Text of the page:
Mexico’s deputy foreign minister, Jesus Seade, said on Saturday he sent a letter to the top U.S. trade official expressing surprise and concern over a labor enforcement provision proposed by a U.S. congressional committee in the new North American trade deal.
Top officials from Canada, Mexico and the United States on Tuesday signed a fresh overhaul of a quarter-century-old deal, aiming to improve enforcement of worker rights and hold down prices for biologic drugs by eliminating a patent provision.
How labor disputes are handled in the new United States-Mexico-Canada Agreement (USMCA) trade deal was one of the last sticking points in the negotiations between the three countries to overhaul the agreement.
Intense negotiations over the past week among U.S. Democrats, the administration of Republican U.S. President Donald Trump, and Mexico produced more stringent rules on labor rights aimed at reducing Mexico’s low-wage advantage.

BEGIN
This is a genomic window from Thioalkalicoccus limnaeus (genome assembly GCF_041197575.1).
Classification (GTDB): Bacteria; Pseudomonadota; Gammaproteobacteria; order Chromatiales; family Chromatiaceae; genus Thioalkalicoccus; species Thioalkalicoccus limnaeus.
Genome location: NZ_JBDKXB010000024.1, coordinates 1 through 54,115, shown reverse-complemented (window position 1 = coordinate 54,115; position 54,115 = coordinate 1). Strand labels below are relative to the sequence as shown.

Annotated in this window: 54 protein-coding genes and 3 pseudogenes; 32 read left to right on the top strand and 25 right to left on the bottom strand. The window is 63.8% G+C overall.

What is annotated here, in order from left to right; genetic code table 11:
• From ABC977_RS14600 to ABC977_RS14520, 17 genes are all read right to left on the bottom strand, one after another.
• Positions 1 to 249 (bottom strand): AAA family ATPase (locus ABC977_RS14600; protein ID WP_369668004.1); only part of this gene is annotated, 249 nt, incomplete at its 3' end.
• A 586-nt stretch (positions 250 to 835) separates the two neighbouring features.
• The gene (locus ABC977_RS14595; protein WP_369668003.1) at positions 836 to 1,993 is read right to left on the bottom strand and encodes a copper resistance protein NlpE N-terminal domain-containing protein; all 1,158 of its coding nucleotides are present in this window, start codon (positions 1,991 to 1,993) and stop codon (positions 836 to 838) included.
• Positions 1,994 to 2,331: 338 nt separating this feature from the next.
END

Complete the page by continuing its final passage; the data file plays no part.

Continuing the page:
However, an annex for the implementation of the treaty that was presented on Friday in the U.S. House of Representatives proposes the designation of up to five U.S. experts who would monitor compliance with local labor reform in Mexico.
“This provision, the result of political decisions by Congress and the Administration in the United States, was not, for obvious reasons, consulted with Mexico,” Seade wrote in the letter. “And, of course, we disagree.”
USMCA was signed more than a year ago to replace the North American Free Trade Agreement (NAFTA), but Democrats controlling the U.S. House of Representatives insisted on major changes to labor and environmental enforcement before voting.
The letter, released on Saturday, is dated Friday and addressed to U.S. Trade Representative Robert Lighthizer. Seade said he would travel to Washington on Sunday to raise the issues directly with Lighthizer and lawmakers.
“Unlike the rest of the provisions that are clearly within the internal scope of the United States, the provision referred to does have effects with respect to our country and therefore, should have been consulted,” Seade wrote.
Both Canada and the U.S. House Ways and Means Committee said the deal included a mechanism for verification of compliance with union rights at the factory level in Mexico by independent labor experts.
Some Mexican business groups bemoaned a lack of clarity and conflicting information on how the rules would actually be enforced under the deal, the first text of which became public only on Wednesday.